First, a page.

Jack White and Struggles

I watched an interesting music documentary a few years ago, called It Might Get Loud. The documentary features three great guitar players including Jack White. It was a very insightful look into the struggle around the creative process from some very original talents.

Jack White says in the documentary, “If you don’t have a struggle inside or around you, you have to make one up.” He even mentions it in the trailer, check it out.

He was talking about the creative process and doing great work. What I realized was that the struggle is a necessary part to real creativity that counts. White describes having lots of obstacles on stage when he plays and how it’s awkward to step around and over things. It pushes him to be more creative and he feels like his performance is better.

The friction in your environment is a critical component of your creativity.

Jack White: “If this guitar had only 3 strings, what could I do with that?”.

It’s critical that you approach your work with anticipation of the ‘struggle’. Struggle everyday, as much as you can, to not make assumptions. Focus on the actual problem, don’t just come to the table with a solution and then try to wedge it in.

What can you do to build a better functioning system?

Can you eliminate something and still get the same functional result (careful here)?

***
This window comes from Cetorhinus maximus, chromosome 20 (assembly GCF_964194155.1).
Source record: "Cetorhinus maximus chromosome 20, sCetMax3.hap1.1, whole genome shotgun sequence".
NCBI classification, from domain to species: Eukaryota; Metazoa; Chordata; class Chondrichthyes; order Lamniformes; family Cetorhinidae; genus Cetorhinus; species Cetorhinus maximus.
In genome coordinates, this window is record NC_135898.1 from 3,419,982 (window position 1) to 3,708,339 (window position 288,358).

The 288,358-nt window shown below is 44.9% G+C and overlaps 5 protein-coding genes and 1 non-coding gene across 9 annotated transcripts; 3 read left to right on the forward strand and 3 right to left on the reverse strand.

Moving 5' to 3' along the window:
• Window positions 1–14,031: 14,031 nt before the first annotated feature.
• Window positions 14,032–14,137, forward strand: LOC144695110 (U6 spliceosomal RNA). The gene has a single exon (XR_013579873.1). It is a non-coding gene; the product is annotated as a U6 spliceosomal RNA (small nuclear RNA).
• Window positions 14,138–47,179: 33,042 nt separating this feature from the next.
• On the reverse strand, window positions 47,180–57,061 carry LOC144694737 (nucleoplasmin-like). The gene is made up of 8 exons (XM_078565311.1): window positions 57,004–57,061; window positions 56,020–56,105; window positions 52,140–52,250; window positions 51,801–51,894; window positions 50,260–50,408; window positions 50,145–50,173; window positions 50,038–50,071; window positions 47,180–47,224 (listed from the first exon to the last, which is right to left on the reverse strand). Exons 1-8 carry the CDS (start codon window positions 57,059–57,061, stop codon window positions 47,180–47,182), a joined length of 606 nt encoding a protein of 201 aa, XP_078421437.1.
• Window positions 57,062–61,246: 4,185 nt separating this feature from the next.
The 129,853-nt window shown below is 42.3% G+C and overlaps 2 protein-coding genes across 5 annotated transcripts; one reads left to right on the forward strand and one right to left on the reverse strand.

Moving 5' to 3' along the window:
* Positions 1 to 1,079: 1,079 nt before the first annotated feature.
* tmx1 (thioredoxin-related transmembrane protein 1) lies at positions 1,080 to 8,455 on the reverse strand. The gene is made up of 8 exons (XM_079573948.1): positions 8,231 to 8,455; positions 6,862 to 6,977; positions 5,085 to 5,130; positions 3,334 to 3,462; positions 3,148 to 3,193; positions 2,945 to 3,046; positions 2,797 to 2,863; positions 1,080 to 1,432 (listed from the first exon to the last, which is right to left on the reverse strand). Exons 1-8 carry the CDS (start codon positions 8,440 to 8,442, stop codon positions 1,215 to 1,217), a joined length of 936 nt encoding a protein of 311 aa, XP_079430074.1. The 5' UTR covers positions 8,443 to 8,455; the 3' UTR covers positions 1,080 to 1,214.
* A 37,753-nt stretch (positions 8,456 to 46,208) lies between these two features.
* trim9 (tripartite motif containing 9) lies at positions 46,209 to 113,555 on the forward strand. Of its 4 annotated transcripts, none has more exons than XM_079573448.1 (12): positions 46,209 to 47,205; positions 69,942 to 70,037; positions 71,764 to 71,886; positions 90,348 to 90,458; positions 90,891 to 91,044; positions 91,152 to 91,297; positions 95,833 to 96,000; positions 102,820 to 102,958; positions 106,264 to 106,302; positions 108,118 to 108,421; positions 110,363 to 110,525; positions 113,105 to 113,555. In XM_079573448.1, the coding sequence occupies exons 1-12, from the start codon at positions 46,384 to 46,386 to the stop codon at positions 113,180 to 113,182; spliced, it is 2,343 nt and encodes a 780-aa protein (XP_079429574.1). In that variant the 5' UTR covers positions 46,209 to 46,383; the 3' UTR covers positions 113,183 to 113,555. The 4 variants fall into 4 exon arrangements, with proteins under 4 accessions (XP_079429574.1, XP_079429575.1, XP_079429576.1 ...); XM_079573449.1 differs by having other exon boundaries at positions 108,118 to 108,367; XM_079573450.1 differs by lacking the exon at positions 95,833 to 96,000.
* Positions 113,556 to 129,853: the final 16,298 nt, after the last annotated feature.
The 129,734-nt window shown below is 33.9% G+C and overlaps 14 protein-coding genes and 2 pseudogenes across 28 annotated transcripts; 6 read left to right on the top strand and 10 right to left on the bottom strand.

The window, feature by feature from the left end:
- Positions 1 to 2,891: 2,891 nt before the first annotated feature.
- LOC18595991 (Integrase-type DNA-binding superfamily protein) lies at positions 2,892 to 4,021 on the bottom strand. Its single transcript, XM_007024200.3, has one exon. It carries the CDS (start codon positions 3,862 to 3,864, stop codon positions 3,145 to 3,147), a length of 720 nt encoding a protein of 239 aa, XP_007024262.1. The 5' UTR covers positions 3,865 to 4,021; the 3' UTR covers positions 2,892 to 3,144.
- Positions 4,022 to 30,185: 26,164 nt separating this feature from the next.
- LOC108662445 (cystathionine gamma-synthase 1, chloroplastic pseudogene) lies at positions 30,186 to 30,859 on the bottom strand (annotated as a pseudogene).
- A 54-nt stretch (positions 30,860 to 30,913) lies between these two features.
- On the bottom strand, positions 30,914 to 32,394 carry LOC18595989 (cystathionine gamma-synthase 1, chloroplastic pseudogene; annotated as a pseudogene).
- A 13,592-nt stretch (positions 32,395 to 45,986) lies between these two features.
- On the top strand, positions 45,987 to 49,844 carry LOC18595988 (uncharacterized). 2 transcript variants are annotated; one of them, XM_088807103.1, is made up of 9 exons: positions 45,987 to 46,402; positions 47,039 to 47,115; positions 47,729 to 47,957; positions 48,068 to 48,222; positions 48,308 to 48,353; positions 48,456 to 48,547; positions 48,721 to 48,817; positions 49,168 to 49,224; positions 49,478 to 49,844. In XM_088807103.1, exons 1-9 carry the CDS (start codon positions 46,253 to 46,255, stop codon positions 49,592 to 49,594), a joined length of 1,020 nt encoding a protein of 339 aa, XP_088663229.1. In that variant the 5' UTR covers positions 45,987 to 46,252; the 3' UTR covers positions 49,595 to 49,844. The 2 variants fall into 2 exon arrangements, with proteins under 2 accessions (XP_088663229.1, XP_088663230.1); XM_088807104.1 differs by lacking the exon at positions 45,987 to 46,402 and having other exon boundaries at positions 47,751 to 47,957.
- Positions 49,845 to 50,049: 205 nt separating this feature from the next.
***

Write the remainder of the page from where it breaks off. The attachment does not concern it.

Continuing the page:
There is a lot we can all learn from original thinkers who produce original work. It’s not easy, but that’s all right. The struggle helps produce an original, that makes an impact.

More on Lillian Gilbreth

Lillian Gilbreth is one of the most prolific women engineers in history. We have profiled Ms Gilbreth earlier on the Skellig blog.

Some of her notable achievements are: 

  • first female professor in the engineering school at Purdue University
  • first woman elected to the National Academy of Engineering
  • second woman to join the American Society of Mechanical Engineers
  • until 2005, the only woman awarded the prestigious Hoover Award, jointly bestowed by five leading engineering organizations recognizing “great, unselfish, non-technical services by engineers to humanity” 
  • dubbed “the mother of modern management” 
  • In the 1940’s, was called “a genius in the art of living”  
  • two of her most well-known inventions are shelves inside refrigerator doors, including the egg keeper and butter tray, and the foot-pedal trash can
  • she filed patents on an improved electric can opener and the wastewater hose for clothes washers
  • as an industrial engineer working at General Electric, she interviewed over 4,000 women to design the proper height for stoves, sinks and other kitchen fixtures as she worked on improving kitchen designs
  • taught college and university courses at Bryn Mawr, Newark College of Engineering, Rutgers University, and the University of Wisconsin
  • resident lecturer at MIT in 1964
  • served as an advisor to at least five US presidents on civil defense and women’s issues